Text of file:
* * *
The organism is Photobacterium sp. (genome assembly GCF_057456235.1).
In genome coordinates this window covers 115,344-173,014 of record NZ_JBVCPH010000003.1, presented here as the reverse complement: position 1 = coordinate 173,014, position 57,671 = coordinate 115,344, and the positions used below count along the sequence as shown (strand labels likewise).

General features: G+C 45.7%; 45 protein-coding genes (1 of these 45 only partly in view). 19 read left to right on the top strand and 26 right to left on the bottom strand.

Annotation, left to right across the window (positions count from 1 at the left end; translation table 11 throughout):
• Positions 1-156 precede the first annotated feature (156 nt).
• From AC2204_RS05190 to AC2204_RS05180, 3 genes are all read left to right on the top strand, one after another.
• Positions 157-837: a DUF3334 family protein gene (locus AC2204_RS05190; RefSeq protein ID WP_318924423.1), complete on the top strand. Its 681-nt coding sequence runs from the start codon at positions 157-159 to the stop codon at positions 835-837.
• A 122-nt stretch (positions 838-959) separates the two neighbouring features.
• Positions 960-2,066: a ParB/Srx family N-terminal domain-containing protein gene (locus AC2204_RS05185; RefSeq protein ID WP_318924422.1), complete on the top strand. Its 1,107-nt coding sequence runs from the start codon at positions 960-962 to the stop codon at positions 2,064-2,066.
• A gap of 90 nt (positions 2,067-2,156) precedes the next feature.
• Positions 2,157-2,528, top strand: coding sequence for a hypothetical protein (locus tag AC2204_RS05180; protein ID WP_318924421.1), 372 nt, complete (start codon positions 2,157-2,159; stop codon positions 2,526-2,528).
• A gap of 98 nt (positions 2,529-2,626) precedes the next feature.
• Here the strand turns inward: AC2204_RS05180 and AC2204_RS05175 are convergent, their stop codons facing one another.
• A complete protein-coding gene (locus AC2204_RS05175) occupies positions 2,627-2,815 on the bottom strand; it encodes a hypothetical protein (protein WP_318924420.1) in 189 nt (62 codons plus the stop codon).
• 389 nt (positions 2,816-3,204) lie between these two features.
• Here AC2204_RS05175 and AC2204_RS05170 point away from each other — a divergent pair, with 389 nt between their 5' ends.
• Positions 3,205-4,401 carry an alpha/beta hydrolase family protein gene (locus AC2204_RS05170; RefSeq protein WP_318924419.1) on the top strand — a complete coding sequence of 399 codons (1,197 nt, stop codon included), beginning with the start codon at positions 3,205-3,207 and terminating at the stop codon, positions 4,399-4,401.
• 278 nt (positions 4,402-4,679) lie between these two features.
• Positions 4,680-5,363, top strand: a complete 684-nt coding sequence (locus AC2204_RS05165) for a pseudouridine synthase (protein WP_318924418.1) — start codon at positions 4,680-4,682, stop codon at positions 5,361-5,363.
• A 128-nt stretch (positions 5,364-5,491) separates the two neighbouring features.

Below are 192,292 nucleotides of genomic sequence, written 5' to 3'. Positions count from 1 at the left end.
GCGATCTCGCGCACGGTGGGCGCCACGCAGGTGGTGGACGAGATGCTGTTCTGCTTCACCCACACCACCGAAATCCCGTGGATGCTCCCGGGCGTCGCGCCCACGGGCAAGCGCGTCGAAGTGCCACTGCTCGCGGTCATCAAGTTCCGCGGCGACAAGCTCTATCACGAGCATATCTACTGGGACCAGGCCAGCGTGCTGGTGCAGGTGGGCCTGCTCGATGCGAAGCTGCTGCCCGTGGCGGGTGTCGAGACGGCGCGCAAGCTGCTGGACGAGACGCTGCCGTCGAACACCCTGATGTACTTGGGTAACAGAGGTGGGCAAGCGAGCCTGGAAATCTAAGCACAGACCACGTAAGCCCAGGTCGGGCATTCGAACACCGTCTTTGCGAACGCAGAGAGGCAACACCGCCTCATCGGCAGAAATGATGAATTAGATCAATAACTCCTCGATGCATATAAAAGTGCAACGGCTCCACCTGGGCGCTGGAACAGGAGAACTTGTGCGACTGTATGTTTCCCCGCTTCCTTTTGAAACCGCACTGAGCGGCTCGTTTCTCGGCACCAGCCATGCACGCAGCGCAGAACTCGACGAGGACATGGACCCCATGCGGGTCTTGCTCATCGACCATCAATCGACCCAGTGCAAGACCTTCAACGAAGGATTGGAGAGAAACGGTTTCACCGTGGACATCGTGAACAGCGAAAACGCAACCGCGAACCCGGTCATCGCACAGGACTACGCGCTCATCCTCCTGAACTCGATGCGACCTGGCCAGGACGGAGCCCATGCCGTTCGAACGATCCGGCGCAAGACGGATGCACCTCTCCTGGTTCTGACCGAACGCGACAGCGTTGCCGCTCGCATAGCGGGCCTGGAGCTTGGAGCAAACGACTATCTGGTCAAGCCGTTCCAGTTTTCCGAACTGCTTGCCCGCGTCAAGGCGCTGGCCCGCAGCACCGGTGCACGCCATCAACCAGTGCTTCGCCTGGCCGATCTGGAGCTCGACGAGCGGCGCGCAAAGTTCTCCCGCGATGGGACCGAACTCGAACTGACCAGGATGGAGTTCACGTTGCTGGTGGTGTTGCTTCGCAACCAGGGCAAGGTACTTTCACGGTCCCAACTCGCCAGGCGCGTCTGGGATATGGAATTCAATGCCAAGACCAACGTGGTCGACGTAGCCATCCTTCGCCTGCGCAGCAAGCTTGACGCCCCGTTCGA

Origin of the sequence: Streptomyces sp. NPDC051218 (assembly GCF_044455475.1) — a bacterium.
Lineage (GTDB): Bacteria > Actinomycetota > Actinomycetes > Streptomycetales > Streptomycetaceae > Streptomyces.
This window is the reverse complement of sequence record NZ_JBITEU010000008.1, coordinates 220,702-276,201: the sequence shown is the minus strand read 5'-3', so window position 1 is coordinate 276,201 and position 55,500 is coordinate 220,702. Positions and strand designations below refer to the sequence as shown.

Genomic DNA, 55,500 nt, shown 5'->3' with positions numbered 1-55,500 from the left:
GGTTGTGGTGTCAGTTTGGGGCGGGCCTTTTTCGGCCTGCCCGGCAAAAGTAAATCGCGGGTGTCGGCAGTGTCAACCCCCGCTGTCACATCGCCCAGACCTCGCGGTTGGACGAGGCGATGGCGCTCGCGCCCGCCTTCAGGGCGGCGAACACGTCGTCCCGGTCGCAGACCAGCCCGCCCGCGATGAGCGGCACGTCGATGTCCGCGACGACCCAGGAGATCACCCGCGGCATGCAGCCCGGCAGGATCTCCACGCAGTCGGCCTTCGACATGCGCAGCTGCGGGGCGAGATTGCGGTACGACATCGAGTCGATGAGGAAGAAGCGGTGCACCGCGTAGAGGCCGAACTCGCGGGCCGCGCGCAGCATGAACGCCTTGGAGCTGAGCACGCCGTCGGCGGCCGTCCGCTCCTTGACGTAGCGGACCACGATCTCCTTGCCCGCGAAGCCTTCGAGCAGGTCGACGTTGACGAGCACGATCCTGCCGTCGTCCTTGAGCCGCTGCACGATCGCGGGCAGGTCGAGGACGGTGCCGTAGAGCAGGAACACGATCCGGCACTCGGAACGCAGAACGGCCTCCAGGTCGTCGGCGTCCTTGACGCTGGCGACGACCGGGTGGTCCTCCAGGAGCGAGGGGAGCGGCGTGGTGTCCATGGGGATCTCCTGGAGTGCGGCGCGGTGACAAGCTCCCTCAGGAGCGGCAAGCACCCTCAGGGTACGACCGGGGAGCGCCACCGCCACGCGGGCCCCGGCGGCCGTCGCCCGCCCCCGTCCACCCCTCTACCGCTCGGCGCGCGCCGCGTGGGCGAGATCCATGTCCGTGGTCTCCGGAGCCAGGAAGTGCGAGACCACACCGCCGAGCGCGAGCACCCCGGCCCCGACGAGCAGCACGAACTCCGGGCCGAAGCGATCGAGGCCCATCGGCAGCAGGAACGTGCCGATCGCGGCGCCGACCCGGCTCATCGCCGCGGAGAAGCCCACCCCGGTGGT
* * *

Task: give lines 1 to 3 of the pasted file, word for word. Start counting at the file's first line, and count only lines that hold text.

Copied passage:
The organism is Photobacterium sp. (genome assembly GCF_057456235.1).
In genome coordinates this window covers 115,344-173,014 of record NZ_JBVCPH010000003.1, presented here as the reverse complement: position 1 = coordinate 173,014, position 57,671 = coordinate 115,344, and the positions used below count along the sequence as shown (strand labels likewise).

General features: G+C 45.7%; 45 protein-coding genes (1 of these 45 only partly in view). 19 read left to right on the top strand and 26 right to left on the bottom strand.